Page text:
Consumer Price Index for May: Live Updates

Consumer inflation in the United States reached an annual rate of 8.6% in May, its highest level in more than four decades, as soaring energy and food prices pushed prices to the rise.

The Department of Labor said on Friday that the consumer price index rose 8.6% in May from the same month a year ago, marking its fastest pace since December 1981. It was also up from the April CPI, which was slightly lower than the previous 40. peak of the year reached in March. The CPI measures what consumers pay for goods and services.

May’s increase was led by strong price increases for energy, which rose 34.6% from a year earlier, and groceries, which jumped 11.9% over the year. Prices for used cars and trucks rose 1.8% in May from April, reversing three months of decline. Housing costs, an indicator of general inflationary pressures, accelerated on a monthly basis in May and rose 5.5% from a year ago.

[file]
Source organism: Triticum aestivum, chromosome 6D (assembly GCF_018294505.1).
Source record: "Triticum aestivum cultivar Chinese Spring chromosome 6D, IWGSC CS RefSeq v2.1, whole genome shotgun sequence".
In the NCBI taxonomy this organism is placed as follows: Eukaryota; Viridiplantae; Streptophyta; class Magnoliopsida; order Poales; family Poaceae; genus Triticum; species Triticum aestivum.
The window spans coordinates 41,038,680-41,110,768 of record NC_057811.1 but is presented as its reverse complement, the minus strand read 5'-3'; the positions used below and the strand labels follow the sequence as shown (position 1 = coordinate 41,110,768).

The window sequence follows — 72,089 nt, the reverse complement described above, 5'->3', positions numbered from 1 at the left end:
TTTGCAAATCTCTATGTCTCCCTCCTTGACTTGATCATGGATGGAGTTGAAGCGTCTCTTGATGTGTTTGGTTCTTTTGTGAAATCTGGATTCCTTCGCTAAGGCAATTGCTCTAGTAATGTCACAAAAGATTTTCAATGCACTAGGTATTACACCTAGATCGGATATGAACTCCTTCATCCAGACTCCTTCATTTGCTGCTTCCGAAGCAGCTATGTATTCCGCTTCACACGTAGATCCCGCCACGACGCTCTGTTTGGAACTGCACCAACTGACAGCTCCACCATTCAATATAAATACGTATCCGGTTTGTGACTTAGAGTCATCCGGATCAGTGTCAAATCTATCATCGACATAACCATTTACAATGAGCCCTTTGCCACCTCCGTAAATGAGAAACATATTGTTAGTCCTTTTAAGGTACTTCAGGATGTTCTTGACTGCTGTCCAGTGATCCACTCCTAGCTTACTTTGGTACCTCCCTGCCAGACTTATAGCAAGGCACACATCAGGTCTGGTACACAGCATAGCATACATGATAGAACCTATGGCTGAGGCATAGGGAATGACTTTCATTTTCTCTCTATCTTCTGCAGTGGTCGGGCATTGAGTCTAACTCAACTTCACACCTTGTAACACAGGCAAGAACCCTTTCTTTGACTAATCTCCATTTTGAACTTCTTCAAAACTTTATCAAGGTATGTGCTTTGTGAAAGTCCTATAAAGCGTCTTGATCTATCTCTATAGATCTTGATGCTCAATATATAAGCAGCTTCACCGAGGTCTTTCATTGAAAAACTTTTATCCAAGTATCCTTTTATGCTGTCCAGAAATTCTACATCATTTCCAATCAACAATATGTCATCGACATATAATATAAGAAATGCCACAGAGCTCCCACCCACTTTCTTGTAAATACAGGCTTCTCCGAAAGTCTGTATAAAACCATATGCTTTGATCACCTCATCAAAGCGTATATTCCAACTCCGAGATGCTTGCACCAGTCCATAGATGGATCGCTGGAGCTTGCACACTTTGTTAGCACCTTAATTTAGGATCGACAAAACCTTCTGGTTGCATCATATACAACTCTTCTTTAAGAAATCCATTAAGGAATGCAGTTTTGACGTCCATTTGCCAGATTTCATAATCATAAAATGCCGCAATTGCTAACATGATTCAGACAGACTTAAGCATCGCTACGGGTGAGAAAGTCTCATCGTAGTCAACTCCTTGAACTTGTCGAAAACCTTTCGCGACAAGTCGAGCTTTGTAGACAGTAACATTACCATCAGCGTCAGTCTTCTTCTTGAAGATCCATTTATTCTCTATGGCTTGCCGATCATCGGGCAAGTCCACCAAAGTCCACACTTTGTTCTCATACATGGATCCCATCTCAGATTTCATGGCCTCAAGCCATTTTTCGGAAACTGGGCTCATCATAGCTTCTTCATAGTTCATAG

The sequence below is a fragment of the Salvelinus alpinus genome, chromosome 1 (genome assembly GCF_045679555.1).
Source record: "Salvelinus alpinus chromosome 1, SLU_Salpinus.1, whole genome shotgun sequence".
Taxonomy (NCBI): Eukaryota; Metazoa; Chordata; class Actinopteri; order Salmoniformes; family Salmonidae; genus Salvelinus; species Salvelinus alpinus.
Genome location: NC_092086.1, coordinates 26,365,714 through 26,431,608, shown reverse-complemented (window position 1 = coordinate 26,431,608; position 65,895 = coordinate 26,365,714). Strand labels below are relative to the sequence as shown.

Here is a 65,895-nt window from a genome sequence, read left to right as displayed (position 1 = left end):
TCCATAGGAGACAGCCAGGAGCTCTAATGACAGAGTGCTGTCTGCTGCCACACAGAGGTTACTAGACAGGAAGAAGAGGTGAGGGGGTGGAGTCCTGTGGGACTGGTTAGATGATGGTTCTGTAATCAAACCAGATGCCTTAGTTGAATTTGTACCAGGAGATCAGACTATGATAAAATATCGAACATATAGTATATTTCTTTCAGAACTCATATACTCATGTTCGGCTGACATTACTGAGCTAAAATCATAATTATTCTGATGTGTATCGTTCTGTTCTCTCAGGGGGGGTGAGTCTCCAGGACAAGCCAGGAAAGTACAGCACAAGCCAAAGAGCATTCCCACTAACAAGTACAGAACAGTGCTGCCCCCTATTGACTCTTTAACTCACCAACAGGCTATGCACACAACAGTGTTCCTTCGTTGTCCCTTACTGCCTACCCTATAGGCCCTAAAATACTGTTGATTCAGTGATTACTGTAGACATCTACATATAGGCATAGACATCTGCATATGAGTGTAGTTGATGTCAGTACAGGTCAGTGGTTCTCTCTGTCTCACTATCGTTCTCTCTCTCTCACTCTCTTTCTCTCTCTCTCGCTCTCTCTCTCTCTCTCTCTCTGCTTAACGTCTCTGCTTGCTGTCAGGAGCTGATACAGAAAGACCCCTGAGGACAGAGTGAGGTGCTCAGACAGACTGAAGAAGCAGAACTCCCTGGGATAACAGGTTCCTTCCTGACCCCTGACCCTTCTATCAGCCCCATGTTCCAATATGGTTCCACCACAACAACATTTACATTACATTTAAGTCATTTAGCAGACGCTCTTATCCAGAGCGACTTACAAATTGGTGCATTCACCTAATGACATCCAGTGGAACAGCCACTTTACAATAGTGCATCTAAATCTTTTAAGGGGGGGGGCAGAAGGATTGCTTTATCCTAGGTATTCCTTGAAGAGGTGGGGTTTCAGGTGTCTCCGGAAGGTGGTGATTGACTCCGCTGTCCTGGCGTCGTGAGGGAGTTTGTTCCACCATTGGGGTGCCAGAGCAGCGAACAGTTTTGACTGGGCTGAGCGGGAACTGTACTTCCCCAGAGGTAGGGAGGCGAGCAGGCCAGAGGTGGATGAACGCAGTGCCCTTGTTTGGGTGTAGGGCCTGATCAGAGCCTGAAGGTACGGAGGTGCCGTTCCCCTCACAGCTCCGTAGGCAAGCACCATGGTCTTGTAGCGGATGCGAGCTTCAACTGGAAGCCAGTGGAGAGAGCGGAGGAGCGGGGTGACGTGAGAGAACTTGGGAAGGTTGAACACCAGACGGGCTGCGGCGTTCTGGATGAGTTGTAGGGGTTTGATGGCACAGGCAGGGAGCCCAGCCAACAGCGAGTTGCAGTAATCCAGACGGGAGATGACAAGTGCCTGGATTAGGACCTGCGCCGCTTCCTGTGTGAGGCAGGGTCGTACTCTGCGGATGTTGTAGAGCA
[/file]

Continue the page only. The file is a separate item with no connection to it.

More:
High inflation is a downside to strong US growth, fueled in part by low interest rates and government stimulus measures to counter the impact of the Covid-19 pandemic. The annual inflation rate has risen sharply since the start of 2021, when the U.S. economy’s post-pandemic rebound accelerated, leading to supply disruptions and other imbalances that put upward pressure on prices for longer than expected by policy makers.

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